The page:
GATINEAU, QUE. — The federal government has announced it is allocating $40 million over three years to the Union Training and Innovation Program (UTIP) and has launched two calls for proposals.
Eligible organizations are encouraged to apply for funding through two streams — investments in training equipment and innovation in apprenticeship.
A July 3 release stated that eligible projects are intended to help unions across Canada improve the quality of training through investments in equipment and materials and support innovation and broad-based partnerships to address challenges faced by apprentices.
The program is also intended to help reduce barriers to participation and success in the trades among underrepresented groups such as women, newcomers, persons with disabilities and visible minorities including Black Canadians.
In order to support institutions as they continue to look at alternative delivery methods for future training, the government is encouraging projects that allow apprentices and organizations to continue their training online, the release explained.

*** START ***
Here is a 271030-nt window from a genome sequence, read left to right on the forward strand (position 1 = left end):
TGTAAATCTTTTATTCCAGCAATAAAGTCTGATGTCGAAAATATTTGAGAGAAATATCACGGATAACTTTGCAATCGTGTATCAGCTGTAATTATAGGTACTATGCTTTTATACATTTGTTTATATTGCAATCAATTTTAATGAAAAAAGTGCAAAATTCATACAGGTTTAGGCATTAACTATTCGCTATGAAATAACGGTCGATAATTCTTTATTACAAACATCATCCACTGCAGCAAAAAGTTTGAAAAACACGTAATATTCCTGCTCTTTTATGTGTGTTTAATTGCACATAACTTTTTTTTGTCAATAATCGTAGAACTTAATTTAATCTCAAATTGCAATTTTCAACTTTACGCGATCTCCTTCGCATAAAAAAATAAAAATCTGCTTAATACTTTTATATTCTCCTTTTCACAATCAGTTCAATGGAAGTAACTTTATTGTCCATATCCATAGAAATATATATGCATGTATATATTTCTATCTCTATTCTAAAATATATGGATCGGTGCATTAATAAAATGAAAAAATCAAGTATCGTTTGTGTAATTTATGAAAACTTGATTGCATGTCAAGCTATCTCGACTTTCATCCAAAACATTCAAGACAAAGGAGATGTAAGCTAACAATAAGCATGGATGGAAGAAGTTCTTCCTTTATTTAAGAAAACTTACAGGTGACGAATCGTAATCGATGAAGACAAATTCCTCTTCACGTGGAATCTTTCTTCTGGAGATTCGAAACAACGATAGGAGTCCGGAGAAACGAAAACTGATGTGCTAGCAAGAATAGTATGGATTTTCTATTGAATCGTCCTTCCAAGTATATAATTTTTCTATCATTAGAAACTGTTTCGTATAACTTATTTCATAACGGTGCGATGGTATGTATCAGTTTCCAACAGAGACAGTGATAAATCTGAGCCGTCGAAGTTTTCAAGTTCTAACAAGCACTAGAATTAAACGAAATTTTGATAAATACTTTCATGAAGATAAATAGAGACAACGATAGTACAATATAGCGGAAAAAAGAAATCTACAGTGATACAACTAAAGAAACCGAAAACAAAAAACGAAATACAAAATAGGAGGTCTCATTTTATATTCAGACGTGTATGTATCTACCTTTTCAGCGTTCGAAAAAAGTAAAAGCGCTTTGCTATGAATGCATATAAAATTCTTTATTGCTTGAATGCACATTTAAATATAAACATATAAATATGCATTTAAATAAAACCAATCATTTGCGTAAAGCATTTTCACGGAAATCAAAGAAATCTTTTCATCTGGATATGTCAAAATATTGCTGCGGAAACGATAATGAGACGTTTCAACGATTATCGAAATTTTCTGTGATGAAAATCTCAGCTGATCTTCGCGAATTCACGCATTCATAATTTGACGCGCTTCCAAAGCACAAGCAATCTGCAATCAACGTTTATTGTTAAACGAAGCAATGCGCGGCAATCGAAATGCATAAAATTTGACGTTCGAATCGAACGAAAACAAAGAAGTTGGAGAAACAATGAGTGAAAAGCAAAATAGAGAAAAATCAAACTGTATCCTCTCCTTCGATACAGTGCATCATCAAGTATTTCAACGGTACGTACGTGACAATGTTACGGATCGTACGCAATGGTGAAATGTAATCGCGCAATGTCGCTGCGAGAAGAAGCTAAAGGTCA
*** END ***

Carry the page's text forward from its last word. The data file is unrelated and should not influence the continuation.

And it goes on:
The call for proposals will remain open for eight weeks, with a closing date of Aug. 28.
The government provides $25 million annually through UTIP to support union-based apprenticeship training, innovation and broad-based partnerships in the Red Seal trades.
In 2017-2018, over 3,000 people participated in UTIP stream one projects, of whom 15 per cent were Indigenous peoples, exceeding the current average of Indigenous apprentices in Red Seal trades, which was at six per cent in 2015, and nine per cent were women, exceeding the current average of women apprentices in non-traditional Red Seal trades, which was at five per cent in 2017.
“Given the CBTU’s demonstrated and proven track record of training apprentices, women, Indigenous people, new Canadians and other historically underrepresented people across Canada, the CBTU knows that the continuation of the UTIP grants in assisting in workforce development across Canada will continue training the next generation of Canada’s skilled trade workforce,” commented Sean Strickland, executive director for Canada’s Building Trades Unions, in the release.